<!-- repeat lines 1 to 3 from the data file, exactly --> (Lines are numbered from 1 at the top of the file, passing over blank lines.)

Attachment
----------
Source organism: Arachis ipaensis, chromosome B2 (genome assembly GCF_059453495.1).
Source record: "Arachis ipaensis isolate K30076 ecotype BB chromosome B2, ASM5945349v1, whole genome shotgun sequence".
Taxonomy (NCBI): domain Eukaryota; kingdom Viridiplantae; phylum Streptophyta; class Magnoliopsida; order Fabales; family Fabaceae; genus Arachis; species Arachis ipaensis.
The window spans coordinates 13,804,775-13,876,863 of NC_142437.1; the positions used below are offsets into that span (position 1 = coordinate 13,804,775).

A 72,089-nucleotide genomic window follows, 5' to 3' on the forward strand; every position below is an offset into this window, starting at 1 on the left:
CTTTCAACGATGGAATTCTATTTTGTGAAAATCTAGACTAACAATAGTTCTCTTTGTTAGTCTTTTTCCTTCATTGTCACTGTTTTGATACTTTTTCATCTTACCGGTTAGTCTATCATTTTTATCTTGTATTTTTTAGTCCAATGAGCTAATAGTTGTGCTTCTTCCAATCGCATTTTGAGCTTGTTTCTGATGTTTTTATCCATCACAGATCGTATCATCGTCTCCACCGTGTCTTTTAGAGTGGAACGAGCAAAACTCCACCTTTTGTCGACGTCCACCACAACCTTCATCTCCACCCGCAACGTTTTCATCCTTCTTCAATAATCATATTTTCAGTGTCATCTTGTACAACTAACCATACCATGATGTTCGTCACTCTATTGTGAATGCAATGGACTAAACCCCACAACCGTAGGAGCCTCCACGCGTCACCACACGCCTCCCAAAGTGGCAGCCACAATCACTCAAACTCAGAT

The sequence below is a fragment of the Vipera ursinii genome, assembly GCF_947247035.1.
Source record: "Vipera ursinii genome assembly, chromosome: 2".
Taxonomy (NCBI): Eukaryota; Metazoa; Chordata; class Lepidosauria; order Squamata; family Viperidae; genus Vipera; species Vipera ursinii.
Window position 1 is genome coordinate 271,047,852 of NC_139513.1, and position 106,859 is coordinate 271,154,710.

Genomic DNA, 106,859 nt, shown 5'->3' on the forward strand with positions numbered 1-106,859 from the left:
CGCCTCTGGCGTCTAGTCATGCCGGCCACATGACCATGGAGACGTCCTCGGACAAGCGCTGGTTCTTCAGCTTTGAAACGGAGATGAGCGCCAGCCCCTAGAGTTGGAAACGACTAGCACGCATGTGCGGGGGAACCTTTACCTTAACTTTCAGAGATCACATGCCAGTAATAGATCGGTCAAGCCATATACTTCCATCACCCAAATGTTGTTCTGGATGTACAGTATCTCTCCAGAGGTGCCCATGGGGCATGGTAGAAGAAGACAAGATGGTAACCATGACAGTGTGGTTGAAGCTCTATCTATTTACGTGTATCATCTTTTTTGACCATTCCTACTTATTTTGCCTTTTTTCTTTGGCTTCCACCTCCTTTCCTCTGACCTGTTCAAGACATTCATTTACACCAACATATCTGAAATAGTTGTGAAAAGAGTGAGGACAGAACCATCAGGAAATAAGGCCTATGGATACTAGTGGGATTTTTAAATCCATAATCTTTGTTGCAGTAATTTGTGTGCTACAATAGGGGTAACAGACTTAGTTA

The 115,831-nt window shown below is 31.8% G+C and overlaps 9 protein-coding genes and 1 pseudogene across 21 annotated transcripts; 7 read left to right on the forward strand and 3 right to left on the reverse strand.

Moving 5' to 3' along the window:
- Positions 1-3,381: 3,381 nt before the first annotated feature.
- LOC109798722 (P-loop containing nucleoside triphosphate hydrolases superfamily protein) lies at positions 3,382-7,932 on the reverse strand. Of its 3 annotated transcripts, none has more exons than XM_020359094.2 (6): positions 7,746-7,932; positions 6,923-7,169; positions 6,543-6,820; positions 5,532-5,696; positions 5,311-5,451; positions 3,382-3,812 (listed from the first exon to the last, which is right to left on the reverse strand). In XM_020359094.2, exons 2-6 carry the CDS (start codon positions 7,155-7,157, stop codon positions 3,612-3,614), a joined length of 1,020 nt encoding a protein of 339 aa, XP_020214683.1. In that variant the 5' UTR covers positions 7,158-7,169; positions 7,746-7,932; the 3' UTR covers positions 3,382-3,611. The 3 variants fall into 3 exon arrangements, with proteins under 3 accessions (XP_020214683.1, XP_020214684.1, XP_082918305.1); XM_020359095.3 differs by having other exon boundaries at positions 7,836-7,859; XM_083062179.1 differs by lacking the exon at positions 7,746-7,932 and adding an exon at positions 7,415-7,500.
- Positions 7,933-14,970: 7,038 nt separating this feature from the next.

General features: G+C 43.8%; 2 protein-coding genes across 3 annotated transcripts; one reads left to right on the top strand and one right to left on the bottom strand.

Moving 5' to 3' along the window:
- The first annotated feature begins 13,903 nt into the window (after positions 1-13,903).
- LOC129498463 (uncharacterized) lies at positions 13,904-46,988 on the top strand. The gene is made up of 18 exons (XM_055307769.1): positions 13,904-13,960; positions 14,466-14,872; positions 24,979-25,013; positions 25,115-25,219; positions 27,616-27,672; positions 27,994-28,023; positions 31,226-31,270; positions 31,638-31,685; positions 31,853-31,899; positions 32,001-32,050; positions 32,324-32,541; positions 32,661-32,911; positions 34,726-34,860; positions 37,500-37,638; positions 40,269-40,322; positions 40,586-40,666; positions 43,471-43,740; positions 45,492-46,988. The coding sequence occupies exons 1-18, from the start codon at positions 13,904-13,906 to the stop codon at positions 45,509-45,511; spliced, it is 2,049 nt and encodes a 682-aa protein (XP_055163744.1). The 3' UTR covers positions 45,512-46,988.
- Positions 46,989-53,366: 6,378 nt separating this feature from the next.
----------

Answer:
Source organism: Arachis ipaensis, chromosome B2 (genome assembly GCF_059453495.1).
Source record: "Arachis ipaensis isolate K30076 ecotype BB chromosome B2, ASM5945349v1, whole genome shotgun sequence".
Taxonomy (NCBI): domain Eukaryota; kingdom Viridiplantae; phylum Streptophyta; class Magnoliopsida; order Fabales; family Fabaceae; genus Arachis; species Arachis ipaensis.